As always, Mahalo for reading my meandering prose.
Chime in: Where is your happy place? Do you have one?
For the next seven weeks, as I dive deep into my creative writing and finish my next novel, Between Thoughts of You, I won’t be posting articles on this blog. Instead, I’ll publish photos from my multiple trips to Italy and Hawaii, as my novel occurs mainly in Tuscany and in Honolulu. One agent describes the premise of my book as: “Think of it as The Descendants meets The English Patient.” Well, sort of, not really. Flash backs for the characters also occur in Northern California and Japan and New York. I used to live in New York, so will drum up some photos, but have never been to Japan. My son travelled there with his father, so if I’m able, will post a few of his pictures. 🙂 Every day that I am writing and editing my novel, that I intend to finish at the conclusion of my Yoga For Writers Workshop I’m hosting, I’ll post a photograph. I hope you enjoy them. 🙂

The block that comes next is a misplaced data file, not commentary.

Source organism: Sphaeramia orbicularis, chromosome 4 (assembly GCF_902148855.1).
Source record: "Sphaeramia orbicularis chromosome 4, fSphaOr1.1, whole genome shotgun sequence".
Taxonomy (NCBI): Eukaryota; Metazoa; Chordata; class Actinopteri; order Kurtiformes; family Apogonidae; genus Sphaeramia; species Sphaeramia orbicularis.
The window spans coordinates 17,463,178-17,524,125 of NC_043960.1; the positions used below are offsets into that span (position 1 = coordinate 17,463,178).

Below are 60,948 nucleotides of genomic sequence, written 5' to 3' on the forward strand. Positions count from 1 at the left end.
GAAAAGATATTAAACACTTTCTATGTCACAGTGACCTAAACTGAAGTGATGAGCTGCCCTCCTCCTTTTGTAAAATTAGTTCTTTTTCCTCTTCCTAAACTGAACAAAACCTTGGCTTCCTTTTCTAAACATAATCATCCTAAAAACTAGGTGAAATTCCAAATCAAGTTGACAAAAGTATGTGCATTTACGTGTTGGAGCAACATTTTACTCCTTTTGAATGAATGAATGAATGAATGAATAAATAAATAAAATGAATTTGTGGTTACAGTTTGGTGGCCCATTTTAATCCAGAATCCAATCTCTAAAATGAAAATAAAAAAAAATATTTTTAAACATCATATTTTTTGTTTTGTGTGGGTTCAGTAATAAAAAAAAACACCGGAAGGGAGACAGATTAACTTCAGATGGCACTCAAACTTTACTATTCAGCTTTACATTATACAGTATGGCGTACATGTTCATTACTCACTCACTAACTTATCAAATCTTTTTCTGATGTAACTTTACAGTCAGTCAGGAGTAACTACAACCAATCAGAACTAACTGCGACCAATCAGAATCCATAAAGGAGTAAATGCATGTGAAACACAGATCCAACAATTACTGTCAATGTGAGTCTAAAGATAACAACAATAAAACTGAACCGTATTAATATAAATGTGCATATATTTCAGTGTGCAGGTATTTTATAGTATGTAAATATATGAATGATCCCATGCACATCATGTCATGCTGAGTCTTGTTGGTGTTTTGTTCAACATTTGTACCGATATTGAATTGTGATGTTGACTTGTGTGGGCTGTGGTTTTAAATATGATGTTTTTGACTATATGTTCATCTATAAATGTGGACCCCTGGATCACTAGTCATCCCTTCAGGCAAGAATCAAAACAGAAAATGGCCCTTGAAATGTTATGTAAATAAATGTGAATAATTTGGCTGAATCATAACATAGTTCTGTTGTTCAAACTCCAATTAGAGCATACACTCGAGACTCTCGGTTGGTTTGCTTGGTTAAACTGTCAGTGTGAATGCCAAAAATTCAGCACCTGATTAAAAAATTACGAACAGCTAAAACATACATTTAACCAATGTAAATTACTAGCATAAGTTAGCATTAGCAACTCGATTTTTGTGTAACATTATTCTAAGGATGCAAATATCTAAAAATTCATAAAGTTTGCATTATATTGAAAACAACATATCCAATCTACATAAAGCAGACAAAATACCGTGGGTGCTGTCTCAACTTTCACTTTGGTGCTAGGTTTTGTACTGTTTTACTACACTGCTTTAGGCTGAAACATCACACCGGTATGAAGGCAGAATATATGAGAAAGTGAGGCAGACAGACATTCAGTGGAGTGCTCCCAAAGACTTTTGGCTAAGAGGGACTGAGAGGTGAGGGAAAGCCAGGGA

As always, I am so grateful for all who follow or read this blog. <3
AloneTogether: Single Moms Support Group (This is a closed group, please say you found their site from me, Laura Roe Stevens, when requesting to join.)
The UCLA Family Commons: http://www.uclacommons.com/
Single Parent Housing: www.SPAOA.org
Pell Grants For Mothers: PellGrants.ClassesAndCareers.com